Curator Jeffrey Richardson explores myths, facts in presentation scheduled for Saturday
FARMINGTON — In a 1991 survey of several hundred Western historians, fiction writers and journalists, historian Walter Nugent attempted to pin down those who responded on the rather slippery notion of where, exactly, they believed the West existed — its boundaries, its distinguishing characteristics — and where it didn't.
To the surprise of almost no one, the answers Nugent received didn't come close to allowing him to declare that a consensus had been reached. In fact, the responses made it clear that -- even among those who studied, analyzed and wrote about the region for a living – it was almost impossible to get a lasso around the idea of where "the West" resides on a map and what qualifies any particular locale for membership.
Curator Jeffrey Richardson of the Farmington Museum at Gateway Park chuckles when he recalls those survey results and what they reveal about the nature of their subject.
"None of them could agree on it," he said. "They'd say, 'Here it is' and then contradict themselves in the next paragraph."
Clearly, Richardson said, the study of Western history is a field that leaves plenty of territory wide open for interpretation. And few episodes from that history have invited more of that activity than the life of Billy the Kid.
Richardson — who will continue his Curator's Choice Lecture Series at 3 p.m. Saturday at the museum, 3041 E. Main St., with a presentation on "Billy the Kid and New Mexico's Lincoln County War" — acknowledges that the amount of verified, reliable information about the life of the infamous New Mexico outlaw is limited. The real name of the figure whose criminal career was cut short when he was gunned down by Sheriff Pat Garrett on July 14, 1881, in Fort Sumner is up for debate, as is his birth date and birth place, among other issues.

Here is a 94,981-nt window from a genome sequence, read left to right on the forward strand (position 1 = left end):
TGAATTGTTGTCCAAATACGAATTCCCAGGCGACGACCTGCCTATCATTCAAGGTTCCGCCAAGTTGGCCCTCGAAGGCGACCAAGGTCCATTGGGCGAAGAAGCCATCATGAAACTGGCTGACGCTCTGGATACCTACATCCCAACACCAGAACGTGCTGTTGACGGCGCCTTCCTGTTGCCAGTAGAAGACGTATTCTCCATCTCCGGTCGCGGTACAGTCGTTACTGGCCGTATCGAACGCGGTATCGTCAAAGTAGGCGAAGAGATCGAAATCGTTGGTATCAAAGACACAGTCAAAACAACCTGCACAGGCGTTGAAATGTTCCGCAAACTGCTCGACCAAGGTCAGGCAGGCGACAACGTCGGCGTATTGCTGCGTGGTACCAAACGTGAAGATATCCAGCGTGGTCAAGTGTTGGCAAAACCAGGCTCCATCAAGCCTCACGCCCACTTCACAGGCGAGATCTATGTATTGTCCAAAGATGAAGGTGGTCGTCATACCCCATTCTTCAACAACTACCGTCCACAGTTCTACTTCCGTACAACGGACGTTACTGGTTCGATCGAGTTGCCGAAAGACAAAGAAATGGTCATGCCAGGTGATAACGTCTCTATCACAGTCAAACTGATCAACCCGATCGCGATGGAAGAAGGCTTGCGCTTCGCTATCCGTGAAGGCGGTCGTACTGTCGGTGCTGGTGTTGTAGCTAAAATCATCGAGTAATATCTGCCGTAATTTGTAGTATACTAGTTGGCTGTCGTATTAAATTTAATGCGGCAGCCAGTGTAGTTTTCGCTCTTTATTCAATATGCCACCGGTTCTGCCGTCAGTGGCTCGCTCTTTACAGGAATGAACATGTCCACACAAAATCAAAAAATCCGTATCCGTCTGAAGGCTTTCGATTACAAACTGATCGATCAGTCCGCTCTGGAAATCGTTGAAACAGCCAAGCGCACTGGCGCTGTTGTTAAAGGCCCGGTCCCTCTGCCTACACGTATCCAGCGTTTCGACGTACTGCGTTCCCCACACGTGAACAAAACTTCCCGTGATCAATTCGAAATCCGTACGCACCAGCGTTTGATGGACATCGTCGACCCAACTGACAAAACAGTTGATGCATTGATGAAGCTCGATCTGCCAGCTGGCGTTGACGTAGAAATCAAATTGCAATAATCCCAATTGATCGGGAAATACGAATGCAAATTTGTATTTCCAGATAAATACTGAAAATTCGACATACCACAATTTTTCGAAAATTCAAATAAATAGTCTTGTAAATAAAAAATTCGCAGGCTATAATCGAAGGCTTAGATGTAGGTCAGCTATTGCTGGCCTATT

As a historian, those limitations present him with challenges, Richardson said, but they also make room for opportunities.
"Some people think history is an absolute. But history in and of itself is about interpretation," he said, describing the lack of specifics about the outlaw's life as a chance to recognize that we don't know all the answers.
Billy the Kid was one of those few Western figures whose life started to take on legendary status even before he died, Richardson said, placing the Kid in the company of such men as Jesse James and Wild Bill Hickok.
Despite the best efforts of historians over the years, much of his life remains a blank canvas today, and the young outlaw was still roaming the New Mexico Territory when overzealous newspapermen, dime novelists and others already had begun the process of filling in the blanks in his background with tales that were dubiously sourced, greatly exaggerated or outright fabricated. That trend has only continued over the years in various Hollywood depictions of the Kid.
The result has been a man whose life is far more fiction than fact, Richardson said.
"In his death, his life became something mythic," the curator said.